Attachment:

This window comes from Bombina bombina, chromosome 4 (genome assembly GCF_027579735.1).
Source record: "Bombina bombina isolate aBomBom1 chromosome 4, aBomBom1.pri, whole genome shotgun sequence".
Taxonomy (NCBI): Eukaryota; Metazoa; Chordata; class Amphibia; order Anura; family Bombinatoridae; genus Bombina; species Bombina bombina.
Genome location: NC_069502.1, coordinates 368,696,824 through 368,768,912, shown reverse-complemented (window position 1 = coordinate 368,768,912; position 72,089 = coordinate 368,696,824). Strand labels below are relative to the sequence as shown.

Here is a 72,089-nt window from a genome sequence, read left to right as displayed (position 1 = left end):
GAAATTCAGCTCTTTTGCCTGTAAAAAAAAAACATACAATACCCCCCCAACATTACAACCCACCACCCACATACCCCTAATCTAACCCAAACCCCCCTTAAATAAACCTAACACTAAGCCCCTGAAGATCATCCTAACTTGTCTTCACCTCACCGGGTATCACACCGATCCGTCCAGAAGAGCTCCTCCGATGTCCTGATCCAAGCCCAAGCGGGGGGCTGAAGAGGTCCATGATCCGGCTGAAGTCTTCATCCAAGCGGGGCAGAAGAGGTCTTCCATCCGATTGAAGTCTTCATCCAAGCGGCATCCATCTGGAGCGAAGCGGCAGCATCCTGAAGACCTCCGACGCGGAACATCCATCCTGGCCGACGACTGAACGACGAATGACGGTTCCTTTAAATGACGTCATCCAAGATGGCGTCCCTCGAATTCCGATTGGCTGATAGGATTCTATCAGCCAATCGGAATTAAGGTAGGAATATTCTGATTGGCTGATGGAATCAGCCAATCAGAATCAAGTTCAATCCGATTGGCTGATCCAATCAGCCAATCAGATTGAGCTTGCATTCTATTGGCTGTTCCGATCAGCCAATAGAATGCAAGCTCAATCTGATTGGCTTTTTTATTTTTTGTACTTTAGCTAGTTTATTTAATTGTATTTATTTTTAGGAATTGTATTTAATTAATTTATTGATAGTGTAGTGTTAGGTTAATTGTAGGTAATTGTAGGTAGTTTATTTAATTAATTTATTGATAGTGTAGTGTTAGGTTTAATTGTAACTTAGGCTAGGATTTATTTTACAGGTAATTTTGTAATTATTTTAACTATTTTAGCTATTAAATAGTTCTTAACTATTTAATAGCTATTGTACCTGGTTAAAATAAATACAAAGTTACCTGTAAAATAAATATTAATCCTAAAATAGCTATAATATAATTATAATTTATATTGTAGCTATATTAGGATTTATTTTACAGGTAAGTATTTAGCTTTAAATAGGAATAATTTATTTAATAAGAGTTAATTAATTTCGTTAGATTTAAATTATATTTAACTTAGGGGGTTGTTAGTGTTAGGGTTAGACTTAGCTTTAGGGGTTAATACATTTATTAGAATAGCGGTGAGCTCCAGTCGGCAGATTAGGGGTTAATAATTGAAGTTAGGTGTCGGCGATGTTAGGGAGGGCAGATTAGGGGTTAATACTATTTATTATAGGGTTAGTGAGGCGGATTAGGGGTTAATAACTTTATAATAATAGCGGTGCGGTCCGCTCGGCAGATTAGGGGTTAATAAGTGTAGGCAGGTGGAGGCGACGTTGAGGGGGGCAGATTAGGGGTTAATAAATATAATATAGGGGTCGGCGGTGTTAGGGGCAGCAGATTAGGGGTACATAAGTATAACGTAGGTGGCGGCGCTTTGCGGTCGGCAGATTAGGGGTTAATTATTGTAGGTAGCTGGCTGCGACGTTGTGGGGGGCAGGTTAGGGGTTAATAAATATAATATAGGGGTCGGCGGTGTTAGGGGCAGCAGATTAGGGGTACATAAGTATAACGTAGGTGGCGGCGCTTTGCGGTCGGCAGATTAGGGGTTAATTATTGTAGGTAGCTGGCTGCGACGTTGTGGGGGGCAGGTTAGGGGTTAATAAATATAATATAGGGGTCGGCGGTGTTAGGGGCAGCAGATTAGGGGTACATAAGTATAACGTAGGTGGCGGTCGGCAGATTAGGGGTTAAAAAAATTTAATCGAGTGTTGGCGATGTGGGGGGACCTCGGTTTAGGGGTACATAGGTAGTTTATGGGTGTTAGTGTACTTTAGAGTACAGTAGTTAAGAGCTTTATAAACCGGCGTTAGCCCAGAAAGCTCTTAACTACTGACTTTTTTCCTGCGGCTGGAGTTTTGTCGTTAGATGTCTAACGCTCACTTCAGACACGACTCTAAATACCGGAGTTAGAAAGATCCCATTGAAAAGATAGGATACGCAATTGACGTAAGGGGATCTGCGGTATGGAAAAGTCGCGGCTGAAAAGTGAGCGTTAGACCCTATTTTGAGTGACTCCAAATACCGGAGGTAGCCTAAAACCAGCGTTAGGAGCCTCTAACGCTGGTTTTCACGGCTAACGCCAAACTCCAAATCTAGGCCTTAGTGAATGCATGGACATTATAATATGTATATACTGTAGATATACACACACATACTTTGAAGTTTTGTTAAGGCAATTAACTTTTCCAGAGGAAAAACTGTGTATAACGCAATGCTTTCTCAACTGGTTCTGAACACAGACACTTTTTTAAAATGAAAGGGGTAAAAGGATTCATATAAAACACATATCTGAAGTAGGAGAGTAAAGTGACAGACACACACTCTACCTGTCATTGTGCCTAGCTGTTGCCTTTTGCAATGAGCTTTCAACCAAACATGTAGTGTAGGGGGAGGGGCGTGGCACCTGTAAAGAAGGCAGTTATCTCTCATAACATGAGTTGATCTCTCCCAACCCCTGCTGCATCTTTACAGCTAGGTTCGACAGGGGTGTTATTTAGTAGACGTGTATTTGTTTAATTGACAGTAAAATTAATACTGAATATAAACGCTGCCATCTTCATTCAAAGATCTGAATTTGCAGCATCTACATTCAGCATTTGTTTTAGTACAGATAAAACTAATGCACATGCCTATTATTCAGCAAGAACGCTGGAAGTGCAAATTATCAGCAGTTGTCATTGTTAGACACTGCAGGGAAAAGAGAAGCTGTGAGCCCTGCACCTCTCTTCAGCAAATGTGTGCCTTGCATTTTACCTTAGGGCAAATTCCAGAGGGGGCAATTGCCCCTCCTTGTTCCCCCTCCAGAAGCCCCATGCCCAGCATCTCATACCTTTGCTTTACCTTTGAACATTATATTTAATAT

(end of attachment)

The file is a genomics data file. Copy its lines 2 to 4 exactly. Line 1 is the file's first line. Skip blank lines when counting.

Source record: "Bombina bombina isolate aBomBom1 chromosome 4, aBomBom1.pri, whole genome shotgun sequence".
Taxonomy (NCBI): Eukaryota; Metazoa; Chordata; class Amphibia; order Anura; family Bombinatoridae; genus Bombina; species Bombina bombina.
Genome location: NC_069502.1, coordinates 368,696,824 through 368,768,912, shown reverse-complemented (window position 1 = coordinate 368,768,912; position 72,089 = coordinate 368,696,824). Strand labels below are relative to the sequence as shown.